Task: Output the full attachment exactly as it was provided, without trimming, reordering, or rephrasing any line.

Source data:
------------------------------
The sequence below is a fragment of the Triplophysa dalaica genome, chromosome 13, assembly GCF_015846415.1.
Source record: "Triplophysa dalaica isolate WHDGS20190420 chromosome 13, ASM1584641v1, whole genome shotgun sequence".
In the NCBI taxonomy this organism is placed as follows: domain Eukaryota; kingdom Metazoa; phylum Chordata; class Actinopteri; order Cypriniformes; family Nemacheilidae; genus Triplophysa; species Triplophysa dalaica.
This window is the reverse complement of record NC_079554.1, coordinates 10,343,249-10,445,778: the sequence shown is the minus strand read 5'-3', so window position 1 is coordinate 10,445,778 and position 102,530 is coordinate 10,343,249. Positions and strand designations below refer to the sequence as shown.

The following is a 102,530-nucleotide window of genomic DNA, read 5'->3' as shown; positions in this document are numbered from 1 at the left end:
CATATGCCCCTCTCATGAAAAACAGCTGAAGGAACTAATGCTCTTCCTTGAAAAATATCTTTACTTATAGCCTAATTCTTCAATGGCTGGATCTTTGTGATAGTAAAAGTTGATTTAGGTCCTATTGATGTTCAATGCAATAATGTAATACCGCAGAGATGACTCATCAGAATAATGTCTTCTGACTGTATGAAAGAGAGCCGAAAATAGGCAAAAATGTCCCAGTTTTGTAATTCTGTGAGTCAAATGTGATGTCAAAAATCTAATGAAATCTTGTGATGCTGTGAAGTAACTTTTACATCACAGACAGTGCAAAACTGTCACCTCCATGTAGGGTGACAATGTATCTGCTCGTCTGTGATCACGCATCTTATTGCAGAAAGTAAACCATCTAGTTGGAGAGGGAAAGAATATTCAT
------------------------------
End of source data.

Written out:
The sequence below is a fragment of the Triplophysa dalaica genome, chromosome 13, assembly GCF_015846415.1.
Source record: "Triplophysa dalaica isolate WHDGS20190420 chromosome 13, ASM1584641v1, whole genome shotgun sequence".
In the NCBI taxonomy this organism is placed as follows: domain Eukaryota; kingdom Metazoa; phylum Chordata; class Actinopteri; order Cypriniformes; family Nemacheilidae; genus Triplophysa; species Triplophysa dalaica.
This window is the reverse complement of record NC_079554.1, coordinates 10,343,249-10,445,778: the sequence shown is the minus strand read 5'-3', so window position 1 is coordinate 10,445,778 and position 102,530 is coordinate 10,343,249. Positions and strand designations below refer to the sequence as shown.

The following is a 102,530-nucleotide window of genomic DNA, read 5'->3' as shown; positions in this document are numbered from 1 at the left end:
CATATGCCCCTCTCATGAAAAACAGCTGAAGGAACTAATGCTCTTCCTTGAAAAATATCTTTACTTATAGCCTAATTCTTCAATGGCTGGATCTTTGTGATAGTAAAAGTTGATTTAGGTCCTATTGATGTTCAATGCAATAATGTAATACCGCAGAGATGACTCATCAGAATAATGTCTTCTGACTGTATGAAAGAGAGCCGAAAATAGGCAAAAATGTCCCAGTTTTGTAATTCTGTGAGTCAAATGTGATGTCAAAAATCTAATGAAATCTTGTGATGCTGTGAAGTAACTTTTACATCACAGACAGTGCAAAACTGTCACCTCCATGTAGGGTGACAATGTATCTGCTCGTCTGTGATCACGCATCTTATTGCAGAAAGTAAACCATCTAGTTGGAGAGGGAAAGAATATTCAT